Archive for March, 2006
I keept my tab on many news sources throughout the week so I know what’s going on in the world of Sony and PlayStation 3. In the course of doing so, I find some absurd headlines that just don’t make sense, are trying to be sensationalistic to grab eyeballs, or whatever. I’ve compiled a few that I’ve seen this week. Can you guess why each of these are ludicrous?
- MS Chief ‘Flattered’ by Sony’s Homage
- Sony CEO Predicts Blu-ray Win
- Panasonic Blu-ray player to beat PS3 to market
- Can Sony Do HDMI?
- Round 1 to Microsoft
- Sony refuses to show off PS3 HDMI
- Sony calls it quits for PSone
- Hollywood’s UMD support dwindling — Blu-ray next?
Vitor, a reader, sent me a link to an awesome game demo developed just to show off what the PhysX engine by AGEIA can do. If you’ll recall, the PhysX engine is also available to PS3 developers to use in their PS3 games.
Anyway, this demo is actually on the PC, not a console, but it gives a taste of the kind of fun that can be had with physics. I especially appreciate the Jedi Force Push -type effects that the soldiers are capable of. The battle playfield is rather small. It actually reminds me of the one level in Quake II that my friends and I have a blast with. It’s quite small, but you jump around a lot to go from platform to platform.
Cool stuff, thanks Vitor.
As well, Mark Rein of Epic Games had some interesting things to say in an interview:
Shack: What are your thoughts on AGEIA’s PPU hardware? Any thoughts about how that’s going to take off?
Mark Rein: One thing AGEIA’s done that’s really smart is that–well, if you’ve seen our PS3 demo, and this is really version .1, really not a finished performance at all, but we’ve got some really great cool physics things going on PS3. They’ve done a really good job of optimizing their library to work well with the SPUs in the Cell processor, which means we’re going to be able to get a lot of physics performance out of PlayStation 3. Also on Xbox 360 to some extent, but definitely on PS3 we’re going to be able to get a lot of physics capabilities out of that. Which means that, to bring [games using those methods] to a PC, you’re probably going to need the hardware. Or you could maybe scale it up even further on the PC, I believe, with their hardware. I think that bodes really well for them if developers go nuts and do really cool physics on PlayStation 3, then if people want to play it to that level on PC, they’ll buy the card. So it’s a matter of them coming out with great applications, great games that use it. I know Ghost Recon Advanced Warfighter will be using the hardware, and Unreal Tournament 2007 will be using the hardware. Not today, but eventually. So I think that’s pretty exciting for them, and I think it’s going to be pretty cool.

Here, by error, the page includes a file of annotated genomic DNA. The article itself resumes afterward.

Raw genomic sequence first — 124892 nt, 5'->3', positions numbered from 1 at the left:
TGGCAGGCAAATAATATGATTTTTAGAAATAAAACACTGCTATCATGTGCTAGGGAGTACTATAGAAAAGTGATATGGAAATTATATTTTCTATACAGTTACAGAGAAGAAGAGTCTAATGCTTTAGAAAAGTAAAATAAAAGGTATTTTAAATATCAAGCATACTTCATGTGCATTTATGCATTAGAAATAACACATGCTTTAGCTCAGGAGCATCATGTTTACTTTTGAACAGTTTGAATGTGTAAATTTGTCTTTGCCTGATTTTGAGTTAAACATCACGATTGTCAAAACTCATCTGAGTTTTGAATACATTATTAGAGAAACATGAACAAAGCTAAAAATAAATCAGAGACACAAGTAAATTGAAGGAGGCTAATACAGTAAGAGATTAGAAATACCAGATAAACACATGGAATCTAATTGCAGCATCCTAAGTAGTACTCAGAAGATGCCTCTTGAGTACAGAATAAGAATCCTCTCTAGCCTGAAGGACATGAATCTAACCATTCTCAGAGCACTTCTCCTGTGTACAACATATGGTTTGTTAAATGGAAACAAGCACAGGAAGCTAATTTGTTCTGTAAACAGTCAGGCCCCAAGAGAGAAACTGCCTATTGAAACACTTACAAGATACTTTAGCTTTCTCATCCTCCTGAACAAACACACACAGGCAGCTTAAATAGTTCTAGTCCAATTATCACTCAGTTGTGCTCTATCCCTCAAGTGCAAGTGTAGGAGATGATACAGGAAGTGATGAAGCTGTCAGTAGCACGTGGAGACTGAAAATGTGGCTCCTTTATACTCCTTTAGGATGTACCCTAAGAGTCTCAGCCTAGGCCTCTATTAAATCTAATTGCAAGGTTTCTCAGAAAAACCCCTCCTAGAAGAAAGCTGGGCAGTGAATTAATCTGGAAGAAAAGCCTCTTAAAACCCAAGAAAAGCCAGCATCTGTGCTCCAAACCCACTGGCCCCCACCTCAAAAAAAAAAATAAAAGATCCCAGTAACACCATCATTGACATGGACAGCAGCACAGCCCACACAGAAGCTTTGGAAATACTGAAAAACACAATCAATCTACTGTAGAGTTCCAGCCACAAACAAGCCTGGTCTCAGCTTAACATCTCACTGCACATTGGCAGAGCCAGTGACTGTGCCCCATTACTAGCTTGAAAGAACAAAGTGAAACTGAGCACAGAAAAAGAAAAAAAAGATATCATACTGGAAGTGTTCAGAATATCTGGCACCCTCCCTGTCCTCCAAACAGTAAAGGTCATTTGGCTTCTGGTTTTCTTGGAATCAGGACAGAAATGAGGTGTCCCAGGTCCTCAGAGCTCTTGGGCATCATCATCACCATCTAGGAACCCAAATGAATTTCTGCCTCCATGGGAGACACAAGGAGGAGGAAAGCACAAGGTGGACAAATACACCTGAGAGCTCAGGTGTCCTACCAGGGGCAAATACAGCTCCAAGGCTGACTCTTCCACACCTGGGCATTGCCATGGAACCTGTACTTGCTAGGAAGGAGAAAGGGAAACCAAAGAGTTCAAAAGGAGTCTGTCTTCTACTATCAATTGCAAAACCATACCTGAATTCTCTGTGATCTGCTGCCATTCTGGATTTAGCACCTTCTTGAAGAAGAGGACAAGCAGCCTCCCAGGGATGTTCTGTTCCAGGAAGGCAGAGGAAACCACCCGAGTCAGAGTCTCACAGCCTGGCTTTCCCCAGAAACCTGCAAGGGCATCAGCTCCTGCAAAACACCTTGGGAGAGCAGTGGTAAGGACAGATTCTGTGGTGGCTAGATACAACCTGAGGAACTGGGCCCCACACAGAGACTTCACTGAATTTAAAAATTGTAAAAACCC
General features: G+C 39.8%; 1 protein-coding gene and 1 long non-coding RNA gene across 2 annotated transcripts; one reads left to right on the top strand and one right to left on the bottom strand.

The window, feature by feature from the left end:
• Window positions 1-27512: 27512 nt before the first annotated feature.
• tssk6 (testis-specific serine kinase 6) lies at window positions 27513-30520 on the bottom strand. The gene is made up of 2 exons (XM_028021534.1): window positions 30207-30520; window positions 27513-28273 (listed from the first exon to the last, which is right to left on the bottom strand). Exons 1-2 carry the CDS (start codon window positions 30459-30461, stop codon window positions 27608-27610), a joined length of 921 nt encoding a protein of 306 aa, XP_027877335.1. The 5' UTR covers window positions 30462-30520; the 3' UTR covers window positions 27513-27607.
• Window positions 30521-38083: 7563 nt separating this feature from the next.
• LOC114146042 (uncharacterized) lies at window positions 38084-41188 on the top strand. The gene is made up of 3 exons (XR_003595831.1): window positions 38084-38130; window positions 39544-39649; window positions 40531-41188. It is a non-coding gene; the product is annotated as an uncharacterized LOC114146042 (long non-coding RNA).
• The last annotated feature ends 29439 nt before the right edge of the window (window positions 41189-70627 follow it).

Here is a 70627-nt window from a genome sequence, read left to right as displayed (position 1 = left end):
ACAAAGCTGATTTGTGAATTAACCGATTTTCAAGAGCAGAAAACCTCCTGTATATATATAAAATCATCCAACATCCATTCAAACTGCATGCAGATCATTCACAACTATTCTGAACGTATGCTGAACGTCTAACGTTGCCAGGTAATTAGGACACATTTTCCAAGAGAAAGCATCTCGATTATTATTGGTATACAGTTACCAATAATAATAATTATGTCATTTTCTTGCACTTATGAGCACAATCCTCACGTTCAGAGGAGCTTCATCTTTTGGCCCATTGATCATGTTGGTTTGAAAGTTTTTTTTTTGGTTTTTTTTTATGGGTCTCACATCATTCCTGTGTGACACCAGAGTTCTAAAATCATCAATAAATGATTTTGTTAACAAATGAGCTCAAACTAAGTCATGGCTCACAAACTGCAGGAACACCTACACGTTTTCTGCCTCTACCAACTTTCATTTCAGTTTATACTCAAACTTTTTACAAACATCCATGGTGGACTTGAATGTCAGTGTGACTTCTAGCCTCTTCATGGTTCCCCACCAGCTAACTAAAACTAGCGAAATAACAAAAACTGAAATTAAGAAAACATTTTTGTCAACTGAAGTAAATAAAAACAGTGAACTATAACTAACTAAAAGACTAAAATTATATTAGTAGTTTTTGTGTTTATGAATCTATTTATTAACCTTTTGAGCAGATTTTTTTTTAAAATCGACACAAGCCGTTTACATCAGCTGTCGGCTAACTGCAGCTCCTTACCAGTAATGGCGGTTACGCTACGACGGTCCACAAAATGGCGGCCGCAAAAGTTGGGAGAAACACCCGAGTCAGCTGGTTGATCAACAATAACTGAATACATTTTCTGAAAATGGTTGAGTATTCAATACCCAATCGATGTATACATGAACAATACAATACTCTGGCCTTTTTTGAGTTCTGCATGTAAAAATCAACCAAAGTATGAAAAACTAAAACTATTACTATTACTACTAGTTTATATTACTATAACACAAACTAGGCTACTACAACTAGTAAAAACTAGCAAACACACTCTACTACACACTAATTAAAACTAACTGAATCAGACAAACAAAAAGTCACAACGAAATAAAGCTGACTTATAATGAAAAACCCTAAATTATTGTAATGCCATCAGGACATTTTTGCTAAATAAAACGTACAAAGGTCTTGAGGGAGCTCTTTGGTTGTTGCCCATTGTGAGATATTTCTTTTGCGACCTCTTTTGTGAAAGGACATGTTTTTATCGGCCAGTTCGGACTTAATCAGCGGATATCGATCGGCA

In other words, to get the kind of physics performance you’ll be seeing on the PS3 on a PC, you’ll need to buy the PhysX hardware card and plug it into your PC. How often do I have to say “cool stuff” ?
Is the business model for digital distribution over PlayStation 3 now in place?
For the most part; yes. There are obviously some details and some contractual relationships, we have to dot Is and cross Ts but in the big picture, yes.
So…how does it work? How is the money divided?
You’ll understand that is something that I’m not going to share with you. It’s something we share under NDA with our developers and publishers. Plus, I am not the third party guy any more; I’m the first party guy so I’ll duck that question on a couple of counts.
Yet some media outlets are still getting it wrong. USA Today reported that there will be a two-tiered pricing structure for PlayStation Network Platform?